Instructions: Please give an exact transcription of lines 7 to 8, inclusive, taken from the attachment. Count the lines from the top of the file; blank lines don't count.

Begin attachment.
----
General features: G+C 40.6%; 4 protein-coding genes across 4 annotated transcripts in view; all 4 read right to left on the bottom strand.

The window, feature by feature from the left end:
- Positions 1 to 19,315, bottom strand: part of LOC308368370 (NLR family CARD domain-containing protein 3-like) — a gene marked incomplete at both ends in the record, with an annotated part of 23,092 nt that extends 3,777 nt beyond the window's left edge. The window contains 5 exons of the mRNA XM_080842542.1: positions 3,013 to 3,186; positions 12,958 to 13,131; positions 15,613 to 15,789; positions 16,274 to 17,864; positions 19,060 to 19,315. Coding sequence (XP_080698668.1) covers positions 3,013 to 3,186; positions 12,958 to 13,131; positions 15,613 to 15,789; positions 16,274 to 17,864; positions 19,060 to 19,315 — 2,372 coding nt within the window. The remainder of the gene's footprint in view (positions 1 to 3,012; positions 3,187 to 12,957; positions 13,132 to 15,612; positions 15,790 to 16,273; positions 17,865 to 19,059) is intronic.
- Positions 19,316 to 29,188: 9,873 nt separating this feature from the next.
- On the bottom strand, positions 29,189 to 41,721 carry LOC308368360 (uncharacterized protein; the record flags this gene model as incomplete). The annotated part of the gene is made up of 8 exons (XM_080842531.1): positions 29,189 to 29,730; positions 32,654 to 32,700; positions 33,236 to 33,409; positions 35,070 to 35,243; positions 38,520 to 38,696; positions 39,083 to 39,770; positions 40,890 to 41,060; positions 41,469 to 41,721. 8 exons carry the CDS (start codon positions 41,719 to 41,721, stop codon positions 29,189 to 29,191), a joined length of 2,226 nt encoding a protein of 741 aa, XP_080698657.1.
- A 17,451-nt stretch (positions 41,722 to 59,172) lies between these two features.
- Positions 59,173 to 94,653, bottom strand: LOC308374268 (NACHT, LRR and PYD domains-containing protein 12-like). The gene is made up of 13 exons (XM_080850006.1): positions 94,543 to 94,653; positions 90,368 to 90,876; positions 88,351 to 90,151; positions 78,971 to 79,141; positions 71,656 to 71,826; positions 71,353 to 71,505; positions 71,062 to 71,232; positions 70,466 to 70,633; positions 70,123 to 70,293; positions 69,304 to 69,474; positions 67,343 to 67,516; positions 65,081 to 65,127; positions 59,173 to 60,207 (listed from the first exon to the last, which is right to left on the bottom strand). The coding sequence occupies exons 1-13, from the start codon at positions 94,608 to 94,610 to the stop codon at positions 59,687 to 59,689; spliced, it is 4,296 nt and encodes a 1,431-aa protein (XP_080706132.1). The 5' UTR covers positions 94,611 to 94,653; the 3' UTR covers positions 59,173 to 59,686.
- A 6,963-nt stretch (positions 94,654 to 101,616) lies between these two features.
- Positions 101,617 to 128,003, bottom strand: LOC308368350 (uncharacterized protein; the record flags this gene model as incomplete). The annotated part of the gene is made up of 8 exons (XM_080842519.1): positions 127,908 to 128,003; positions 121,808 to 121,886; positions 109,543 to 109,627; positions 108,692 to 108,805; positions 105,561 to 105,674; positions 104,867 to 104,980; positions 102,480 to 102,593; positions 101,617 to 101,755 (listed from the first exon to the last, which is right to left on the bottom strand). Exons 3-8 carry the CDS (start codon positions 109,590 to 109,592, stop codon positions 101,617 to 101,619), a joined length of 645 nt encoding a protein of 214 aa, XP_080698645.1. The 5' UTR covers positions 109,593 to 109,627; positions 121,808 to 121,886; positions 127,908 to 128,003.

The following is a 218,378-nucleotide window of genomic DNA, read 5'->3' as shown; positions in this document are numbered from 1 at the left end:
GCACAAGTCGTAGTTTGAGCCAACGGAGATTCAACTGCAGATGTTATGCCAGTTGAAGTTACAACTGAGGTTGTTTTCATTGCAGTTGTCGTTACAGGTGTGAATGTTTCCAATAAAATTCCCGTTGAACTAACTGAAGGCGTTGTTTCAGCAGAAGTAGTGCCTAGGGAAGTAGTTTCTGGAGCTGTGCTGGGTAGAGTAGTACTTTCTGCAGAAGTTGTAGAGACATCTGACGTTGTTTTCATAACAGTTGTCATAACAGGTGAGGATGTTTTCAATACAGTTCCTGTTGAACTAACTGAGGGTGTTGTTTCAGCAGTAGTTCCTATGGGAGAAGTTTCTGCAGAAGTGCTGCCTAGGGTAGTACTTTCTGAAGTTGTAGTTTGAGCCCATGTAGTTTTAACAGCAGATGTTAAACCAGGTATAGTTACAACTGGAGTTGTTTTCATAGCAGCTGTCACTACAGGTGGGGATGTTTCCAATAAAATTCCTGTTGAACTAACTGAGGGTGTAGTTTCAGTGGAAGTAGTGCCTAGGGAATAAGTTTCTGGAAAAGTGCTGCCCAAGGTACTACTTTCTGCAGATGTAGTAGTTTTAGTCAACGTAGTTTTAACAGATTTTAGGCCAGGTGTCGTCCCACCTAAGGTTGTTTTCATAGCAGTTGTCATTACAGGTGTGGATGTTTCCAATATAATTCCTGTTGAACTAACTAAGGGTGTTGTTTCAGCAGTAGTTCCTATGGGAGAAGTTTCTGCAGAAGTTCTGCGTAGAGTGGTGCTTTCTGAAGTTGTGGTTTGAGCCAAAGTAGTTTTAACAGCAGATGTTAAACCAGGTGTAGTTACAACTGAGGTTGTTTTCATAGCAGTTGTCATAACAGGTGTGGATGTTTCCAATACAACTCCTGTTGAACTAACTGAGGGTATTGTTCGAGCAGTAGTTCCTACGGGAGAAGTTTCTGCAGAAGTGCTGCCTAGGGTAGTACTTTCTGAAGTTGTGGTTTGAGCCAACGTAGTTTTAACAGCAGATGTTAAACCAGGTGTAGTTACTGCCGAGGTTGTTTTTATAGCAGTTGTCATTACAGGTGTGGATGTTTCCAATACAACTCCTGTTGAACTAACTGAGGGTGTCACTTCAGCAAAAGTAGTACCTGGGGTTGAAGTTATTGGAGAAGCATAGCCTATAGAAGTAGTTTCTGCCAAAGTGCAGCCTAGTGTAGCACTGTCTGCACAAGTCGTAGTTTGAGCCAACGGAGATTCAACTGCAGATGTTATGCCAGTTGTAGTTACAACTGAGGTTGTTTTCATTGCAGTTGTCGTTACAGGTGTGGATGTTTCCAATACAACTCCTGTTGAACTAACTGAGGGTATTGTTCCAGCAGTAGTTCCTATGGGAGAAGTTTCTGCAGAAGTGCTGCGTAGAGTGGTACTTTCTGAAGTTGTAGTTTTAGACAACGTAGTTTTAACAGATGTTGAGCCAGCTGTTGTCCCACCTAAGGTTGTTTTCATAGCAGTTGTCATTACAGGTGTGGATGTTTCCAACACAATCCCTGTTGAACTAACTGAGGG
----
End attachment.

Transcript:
- Positions 59,173 to 94,653, bottom strand: LOC308374268 (NACHT, LRR and PYD domains-containing protein 12-like). The gene is made up of 13 exons (XM_080850006.1): positions 94,543 to 94,653; positions 90,368 to 90,876; positions 88,351 to 90,151; positions 78,971 to 79,141; positions 71,656 to 71,826; positions 71,353 to 71,505; positions 71,062 to 71,232; positions 70,466 to 70,633; positions 70,123 to 70,293; positions 69,304 to 69,474; positions 67,343 to 67,516; positions 65,081 to 65,127; positions 59,173 to 60,207 (listed from the first exon to the last, which is right to left on the bottom strand). The coding sequence occupies exons 1-13, from the start codon at positions 94,608 to 94,610 to the stop codon at positions 59,687 to 59,689; spliced, it is 4,296 nt and encodes a 1,431-aa protein (XP_080706132.1). The 5' UTR covers positions 94,611 to 94,653; the 3' UTR covers positions 59,173 to 59,686.
- A 6,963-nt stretch (positions 94,654 to 101,616) lies between these two features.